I firmly believe that if you say you hate camping, you’re doing it wrong. “But when I was a teenager, I went to summer camp & had to sleep on the ground & it rained & the other girls made fun of me. It was miserable!” Yep. I know. That happened to lots of people. That’s also not what real camping is like. You don’t have to sleep on the ground, you prepare for the weather, and hopefully, you’re traveling with people you actually like. Camping is one of my favorite things to do. Sometimes it just feels good to be independent, to be outside, to witness the beauties of the earth, to truly see the stars & to wake up with the sun. Camping can take many forms. I tent camp all the time and love it, but we also trailer-camp quite often and love that too. Plenty of people camp in RVs and if you do that, you have a bed, a bathroom & a kitchen that you take along with you. Camping can be a very comfortable experience if you know what you’re doing. I realize this one paragraph will likely not be enough to convince most people, so to you I say, just give it another try. Talk to someone who loves it BEFORE you go to get tips on how to make the most of it. Most travel agents don’t know how to help with camping, but some do, including me. I’d be happy to help you however I can. Trust me. There are just some experiences that can’t be had from a hotel room. You won’t know what’s waiting for you until you try.
“My friend told me…”
Can we agree that ALL of us are guilty of reading a headline & assuming the truth of it without actually reading the article or doing our own research & then we tell someone else what we “read?” We all do it, it’s no secret. However, it perpetuates A LOT of problems in the world, including the travel industry. It’s come to the point though, where we are constantly putting out fires in people’s minds about one thing or another due to what their friend told them, or the headline they saw that said blah, blah, blah. Here’s my best advice. If you want to know the status of what is going on in the industry, go to the source directly. If Disney, or a cruise line, or a hotel chain has a big announcement, they will make it themselves. The rumor mill won’t. Until media publications are quoting directly from the source, take it with a grain of salt. If you still have questions, call your travel agent. We receive updates on the industry DAILY. If we don’t know the answer to your questions or concerns, we will find out. Do us a favor though? Don’t panic when you hear news until you can confirm it came from the source. Stay calm & take the rumor mill for what it is.
If you’ve found yourself saying any of the above, you’re not alone. But hopefully I’ve given you some ideas on how to address the things you say. There are a lot of great options for people of all types & circumstances & we don’t have to let our pre-conceived notions dictate our reality. You won’t know what’s waiting for you until you try. If you need help, we are always here. Check out our website to request a quote: http://woodbreyfamilytravel.com/getaquote.php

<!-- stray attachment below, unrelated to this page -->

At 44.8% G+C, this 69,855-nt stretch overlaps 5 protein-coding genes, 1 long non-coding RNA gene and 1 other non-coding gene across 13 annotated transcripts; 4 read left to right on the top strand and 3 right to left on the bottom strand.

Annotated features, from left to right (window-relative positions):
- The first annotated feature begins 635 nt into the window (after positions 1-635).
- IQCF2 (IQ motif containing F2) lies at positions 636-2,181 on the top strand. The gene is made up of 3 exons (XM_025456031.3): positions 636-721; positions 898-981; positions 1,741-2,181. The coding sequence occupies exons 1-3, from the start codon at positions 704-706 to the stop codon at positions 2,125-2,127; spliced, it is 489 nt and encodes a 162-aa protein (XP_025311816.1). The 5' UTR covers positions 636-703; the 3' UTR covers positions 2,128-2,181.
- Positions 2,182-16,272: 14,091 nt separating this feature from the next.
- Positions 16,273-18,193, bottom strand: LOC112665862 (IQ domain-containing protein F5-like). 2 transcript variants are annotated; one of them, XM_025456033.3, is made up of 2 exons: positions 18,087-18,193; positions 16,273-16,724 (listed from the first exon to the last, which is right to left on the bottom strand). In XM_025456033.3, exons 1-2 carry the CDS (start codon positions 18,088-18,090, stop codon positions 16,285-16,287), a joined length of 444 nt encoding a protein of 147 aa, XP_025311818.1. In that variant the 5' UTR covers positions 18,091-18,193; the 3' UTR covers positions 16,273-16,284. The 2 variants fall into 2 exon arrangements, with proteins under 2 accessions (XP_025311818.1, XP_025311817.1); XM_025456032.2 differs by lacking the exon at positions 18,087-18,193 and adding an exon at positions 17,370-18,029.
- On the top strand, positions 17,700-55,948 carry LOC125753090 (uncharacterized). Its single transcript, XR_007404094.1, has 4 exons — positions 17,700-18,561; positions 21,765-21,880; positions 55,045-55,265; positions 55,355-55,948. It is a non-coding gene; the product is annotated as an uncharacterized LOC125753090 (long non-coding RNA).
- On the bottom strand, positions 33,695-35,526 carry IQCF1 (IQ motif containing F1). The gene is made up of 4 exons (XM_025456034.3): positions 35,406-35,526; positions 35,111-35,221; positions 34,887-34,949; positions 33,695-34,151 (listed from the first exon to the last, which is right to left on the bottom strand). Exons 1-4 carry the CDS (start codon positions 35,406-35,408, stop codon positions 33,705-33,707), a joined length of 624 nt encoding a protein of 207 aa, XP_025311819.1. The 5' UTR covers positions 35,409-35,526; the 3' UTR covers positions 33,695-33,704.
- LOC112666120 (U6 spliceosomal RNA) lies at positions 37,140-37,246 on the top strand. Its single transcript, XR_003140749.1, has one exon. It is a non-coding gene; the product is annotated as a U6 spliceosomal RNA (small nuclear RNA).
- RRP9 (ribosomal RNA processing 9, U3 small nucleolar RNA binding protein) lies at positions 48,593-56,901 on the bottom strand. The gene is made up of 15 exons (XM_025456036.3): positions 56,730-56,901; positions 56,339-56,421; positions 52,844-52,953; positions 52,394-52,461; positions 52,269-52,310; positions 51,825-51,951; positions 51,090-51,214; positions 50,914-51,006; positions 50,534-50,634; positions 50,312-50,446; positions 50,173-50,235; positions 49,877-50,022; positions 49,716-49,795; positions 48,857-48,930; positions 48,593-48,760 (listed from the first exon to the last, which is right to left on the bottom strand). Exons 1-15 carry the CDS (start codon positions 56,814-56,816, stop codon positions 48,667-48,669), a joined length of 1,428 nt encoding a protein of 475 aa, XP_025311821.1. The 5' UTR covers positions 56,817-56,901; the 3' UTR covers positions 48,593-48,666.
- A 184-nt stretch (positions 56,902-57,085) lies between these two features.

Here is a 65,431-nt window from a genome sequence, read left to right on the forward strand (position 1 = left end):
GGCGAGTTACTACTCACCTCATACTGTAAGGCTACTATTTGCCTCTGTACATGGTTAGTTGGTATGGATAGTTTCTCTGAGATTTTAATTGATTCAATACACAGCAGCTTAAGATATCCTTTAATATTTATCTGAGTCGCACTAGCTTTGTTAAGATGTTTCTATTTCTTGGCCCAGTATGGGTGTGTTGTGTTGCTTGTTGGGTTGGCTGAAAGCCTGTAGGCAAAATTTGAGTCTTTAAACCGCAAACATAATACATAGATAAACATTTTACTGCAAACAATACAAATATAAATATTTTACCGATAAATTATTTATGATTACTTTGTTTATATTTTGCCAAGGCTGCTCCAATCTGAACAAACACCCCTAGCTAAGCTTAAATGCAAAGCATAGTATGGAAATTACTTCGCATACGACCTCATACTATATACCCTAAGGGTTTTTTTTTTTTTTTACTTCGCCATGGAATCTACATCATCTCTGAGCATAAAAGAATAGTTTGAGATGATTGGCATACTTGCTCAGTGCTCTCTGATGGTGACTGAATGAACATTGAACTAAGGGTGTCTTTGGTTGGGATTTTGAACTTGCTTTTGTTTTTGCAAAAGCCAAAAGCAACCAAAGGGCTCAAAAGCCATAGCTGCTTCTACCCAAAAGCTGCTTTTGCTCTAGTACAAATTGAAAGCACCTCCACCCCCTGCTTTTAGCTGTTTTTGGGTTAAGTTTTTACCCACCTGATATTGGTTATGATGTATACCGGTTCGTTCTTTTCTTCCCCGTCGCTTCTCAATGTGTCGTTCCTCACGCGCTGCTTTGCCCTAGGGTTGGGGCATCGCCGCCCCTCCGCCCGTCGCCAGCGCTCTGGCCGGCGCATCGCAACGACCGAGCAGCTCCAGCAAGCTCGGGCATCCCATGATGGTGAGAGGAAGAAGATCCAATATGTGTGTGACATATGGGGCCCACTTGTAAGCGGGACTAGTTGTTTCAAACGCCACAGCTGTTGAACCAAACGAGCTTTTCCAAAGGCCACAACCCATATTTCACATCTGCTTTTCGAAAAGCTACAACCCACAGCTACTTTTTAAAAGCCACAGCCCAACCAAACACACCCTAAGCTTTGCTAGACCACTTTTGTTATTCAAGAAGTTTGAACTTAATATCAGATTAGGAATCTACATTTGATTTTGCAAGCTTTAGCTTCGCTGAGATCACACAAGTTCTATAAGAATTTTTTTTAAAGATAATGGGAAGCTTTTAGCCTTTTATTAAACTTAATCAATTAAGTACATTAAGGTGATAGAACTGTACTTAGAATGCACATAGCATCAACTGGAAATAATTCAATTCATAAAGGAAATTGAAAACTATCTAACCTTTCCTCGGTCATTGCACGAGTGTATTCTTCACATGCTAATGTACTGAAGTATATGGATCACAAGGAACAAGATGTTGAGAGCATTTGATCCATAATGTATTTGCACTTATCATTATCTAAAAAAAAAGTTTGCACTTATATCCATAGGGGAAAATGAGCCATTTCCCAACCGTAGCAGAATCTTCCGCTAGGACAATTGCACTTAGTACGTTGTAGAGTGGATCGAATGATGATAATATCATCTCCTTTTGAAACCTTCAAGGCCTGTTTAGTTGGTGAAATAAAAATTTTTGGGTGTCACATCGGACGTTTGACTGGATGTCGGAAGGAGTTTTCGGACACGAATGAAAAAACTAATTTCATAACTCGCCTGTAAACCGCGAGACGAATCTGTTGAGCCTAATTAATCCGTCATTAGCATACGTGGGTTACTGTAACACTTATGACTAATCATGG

Like so many others, I remember exactly what I was doing when I first heard about the attacks of September 11, 2001. I was in ninth grade & heard my older brothers talking about some kind of plane crash as I got ready for school. At that point, it wasn’t clear what was actually happening & I remember one of them saying they thought it was an accident. I went to school not realizing how serious the situation was. When I got there, they had all the TVs in the school turned on. As I hung out with my friends before school started, I remember standing in the common area, all staring at the TV that hung there watching the towers smoke & finally realizing how serious of a situation it was. It was during my first period English class that we watched live as the first tower fell. I remember how quiet it was as we all sat there in shock & my teacher quietly walked over to the TV and turned it off before we had the chance to watch anything else. We then spent the rest of the day, wandering from class to class, our poor teachers trying to help us stay calm & understand. Of course, I came home & as a family we tried to understand it as well, along with the rest of the country & world. I cried many times that day & in the following weeks. I’ve cried many times since when I think of the lives lost to the senseless act of terrorism. I feel it deep in my heart the importance of remembering what happened & the people we lost.
Consequently, when we had the chance to visit New York City many years later, we made it a priority to visit the 9/11 Memorial & Museum. For me, it felt like a token of respect. I could not in good conscious go to New York City & not visit. I felt the same way when I visited the island of Oahu. I felt compelled to visit Pearl Harbor for the same reason. There are just certain places that though they are the sites of tragedies, they have since been turned into beautiful memorials that we are then allowed to visit. Historic sites in general, whether they be memorials, battlefields, burial grounds, churches, etc., can be some of the best places to visit as a traveler. The history of the world is held in those special places & I believe it is a good & important thing for all of us to visit, learn, show our respect & remember. So how do we do that?